Glauber has been Newsday's national football columnist since 1992. He was Newsday's football writer covering the Jets and
The Giants have one of the hottest quarterbacks in the playoffs, the running game finally has showed signs of life, and the pass defense has been at its best after a rough stretch late in the season. But as far as Justin Tuck is concerned, beating the Packers and getting to the NFC Championship Game will come down to one thing only: how well the Giants' defensive line plays Sunday in Green Bay.
"At the end of the day, I think the game will be won up front, whether it's by them or by us, so there's a lot of pressure on both sides," Tuck said Monday, the day after a 24-2 victory over the Falcons in a wild-card game at MetLife Stadium.
Tuck has very little question which line he thinks will come out on top, although he's not willing to put a Jason Pierre-Paul-style guarantee on it. Pierre-Paul said Sunday that the Giants will beat the Packers. But if you read between the lines with Tuck's comments, you get the feeling he's just as confident.
"We feel confident against any offensive line, considering the weapons we have on our defensive line," Tuck said. "That [Packers] line will be poised and ready. It's going to come down to who wants it most."
If the Giants' D-line plays up to the level of the last few weeks, it could spell an upset like the one in their last playoff game at Lambeau Field. Four years ago, the Giants, as 71/2-point underdogs, beat the favored Packers, 23-20, in overtime in the NFC Championship Game as the defense got the best of Brett Favre in frigid conditions.
The defensive line in the 2007 Super Bowl season was terrific in its own right. This year's has the chance to be even better, but only on one condition, Tuck said.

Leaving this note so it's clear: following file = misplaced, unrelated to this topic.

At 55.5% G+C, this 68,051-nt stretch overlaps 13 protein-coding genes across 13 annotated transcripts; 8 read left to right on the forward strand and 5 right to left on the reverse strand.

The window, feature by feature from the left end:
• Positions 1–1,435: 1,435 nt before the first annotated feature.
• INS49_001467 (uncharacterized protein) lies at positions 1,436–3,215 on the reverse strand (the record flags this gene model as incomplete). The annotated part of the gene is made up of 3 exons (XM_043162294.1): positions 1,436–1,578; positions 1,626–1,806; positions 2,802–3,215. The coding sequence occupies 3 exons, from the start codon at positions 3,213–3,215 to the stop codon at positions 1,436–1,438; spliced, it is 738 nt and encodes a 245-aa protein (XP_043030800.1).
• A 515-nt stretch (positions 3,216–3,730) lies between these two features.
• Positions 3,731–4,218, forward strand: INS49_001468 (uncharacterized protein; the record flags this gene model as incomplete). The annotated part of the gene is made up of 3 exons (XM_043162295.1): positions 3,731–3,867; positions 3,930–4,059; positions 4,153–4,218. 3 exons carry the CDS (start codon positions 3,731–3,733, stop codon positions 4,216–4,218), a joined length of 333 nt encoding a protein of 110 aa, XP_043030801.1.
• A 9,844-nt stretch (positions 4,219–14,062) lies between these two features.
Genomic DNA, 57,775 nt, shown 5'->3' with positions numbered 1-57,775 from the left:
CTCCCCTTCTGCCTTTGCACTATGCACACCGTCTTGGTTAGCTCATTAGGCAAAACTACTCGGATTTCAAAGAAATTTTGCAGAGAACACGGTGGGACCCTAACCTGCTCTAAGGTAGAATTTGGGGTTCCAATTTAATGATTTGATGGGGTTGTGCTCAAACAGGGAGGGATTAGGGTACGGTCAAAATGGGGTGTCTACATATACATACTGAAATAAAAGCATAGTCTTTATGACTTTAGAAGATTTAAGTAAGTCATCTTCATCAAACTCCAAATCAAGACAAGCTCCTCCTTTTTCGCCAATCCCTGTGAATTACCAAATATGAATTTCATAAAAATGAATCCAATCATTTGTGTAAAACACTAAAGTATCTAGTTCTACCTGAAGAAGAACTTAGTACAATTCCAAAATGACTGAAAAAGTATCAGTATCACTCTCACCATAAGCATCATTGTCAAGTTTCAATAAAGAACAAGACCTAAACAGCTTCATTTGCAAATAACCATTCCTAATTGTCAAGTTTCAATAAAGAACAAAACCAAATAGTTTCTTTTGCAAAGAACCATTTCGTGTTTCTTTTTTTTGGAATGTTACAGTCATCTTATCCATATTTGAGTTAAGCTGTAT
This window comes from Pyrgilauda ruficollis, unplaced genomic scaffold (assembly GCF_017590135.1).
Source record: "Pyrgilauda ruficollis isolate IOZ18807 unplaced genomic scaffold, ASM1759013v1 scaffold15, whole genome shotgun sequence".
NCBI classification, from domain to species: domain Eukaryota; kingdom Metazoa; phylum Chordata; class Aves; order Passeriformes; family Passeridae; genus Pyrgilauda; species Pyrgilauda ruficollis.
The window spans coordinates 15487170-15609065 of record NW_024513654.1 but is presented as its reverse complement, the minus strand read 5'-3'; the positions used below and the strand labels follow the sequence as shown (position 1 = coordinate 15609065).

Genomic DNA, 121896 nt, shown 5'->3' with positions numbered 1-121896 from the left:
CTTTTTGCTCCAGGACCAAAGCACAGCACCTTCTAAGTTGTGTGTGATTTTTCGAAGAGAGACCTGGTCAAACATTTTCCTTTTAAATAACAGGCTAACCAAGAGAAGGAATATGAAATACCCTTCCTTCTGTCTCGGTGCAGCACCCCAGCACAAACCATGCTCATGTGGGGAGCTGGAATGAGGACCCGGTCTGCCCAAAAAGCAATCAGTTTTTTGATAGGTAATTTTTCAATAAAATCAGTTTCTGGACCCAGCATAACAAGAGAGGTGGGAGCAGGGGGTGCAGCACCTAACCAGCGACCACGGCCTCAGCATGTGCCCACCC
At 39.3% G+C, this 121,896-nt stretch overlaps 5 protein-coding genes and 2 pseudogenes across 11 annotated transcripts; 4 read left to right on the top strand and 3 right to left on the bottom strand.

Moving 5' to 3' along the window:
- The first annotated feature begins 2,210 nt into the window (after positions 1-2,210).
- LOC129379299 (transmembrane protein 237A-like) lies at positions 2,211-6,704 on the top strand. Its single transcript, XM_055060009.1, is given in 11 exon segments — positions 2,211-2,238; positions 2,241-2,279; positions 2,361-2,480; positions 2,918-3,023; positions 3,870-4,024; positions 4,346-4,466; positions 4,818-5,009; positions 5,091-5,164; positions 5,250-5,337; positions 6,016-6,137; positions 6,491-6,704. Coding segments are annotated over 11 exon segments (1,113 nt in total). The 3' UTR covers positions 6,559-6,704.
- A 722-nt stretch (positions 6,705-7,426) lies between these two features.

"The only way we're better than 2007 is if we go win the Super Bowl," he said.
Tuck believes the only way they win it is if the defensive line plays up to its lofty standards. Pierre-Paul thinks that can happen and wasn't shy about saying so. After the Falcons game, he said, "We're going to go out there and give all our effort, and we're going to walk away with the win."
Tuck's confidence is quieter, but he respects Pierre-Paul's right to say whatever he wants. So do several other teammates, although coach Tom Coughlin wishes Pierre-Paul had been more subtle.
"I would have said, 'We'll talk about [the Packers] after we've had a chance to understand this game,' " Coughlin said. "But that didn't take place. Let's keep things in perspective. Let's get started, maybe looking at some tape. Let's not get too carried away just yet. Wednesday might be a nice time for that."
Too late, Coach. The guarantee is out of the bag.
"It's the playoffs,'' Tuck said. "If it takes bulletin-board material to get you fired up for a game, there's something wrong with you."
Tuck said he won't talk to Pierre-Paul about toning down his remarks. Or to any other teammates, even in a locker room that is more vocal than we're used to seeing around here. After all, this isn't the Jets.
"This team seems more inclined to speak their mind, and I don't see anything wrong with it," Tuck said. "I don't think it's anything disrespectful. I don't think it's anything that warrants me going to say something to those guys. I encourage people telling the truth. If you feel that way, say it."
Safety Antrel Rolle, the most outspoken Giant of all, said he has no problem with Pierre-Paul's remarks.
"Whatever my teammates say, I don't care if they say something obnoxious, I don't care what they say, I'm backing them all the way," Rolle said. "That's the kind of guy I am. If JPP says it, we're going to go out there and we're going to get it done."
"We're probably playing the best up front we have all year," Tuck said.
And it can get even better.
"I think we're playing the best we've played this year, and it comes at a good time for us," Tuck said. "I hope we're looking at three more games to see what our best is going to be."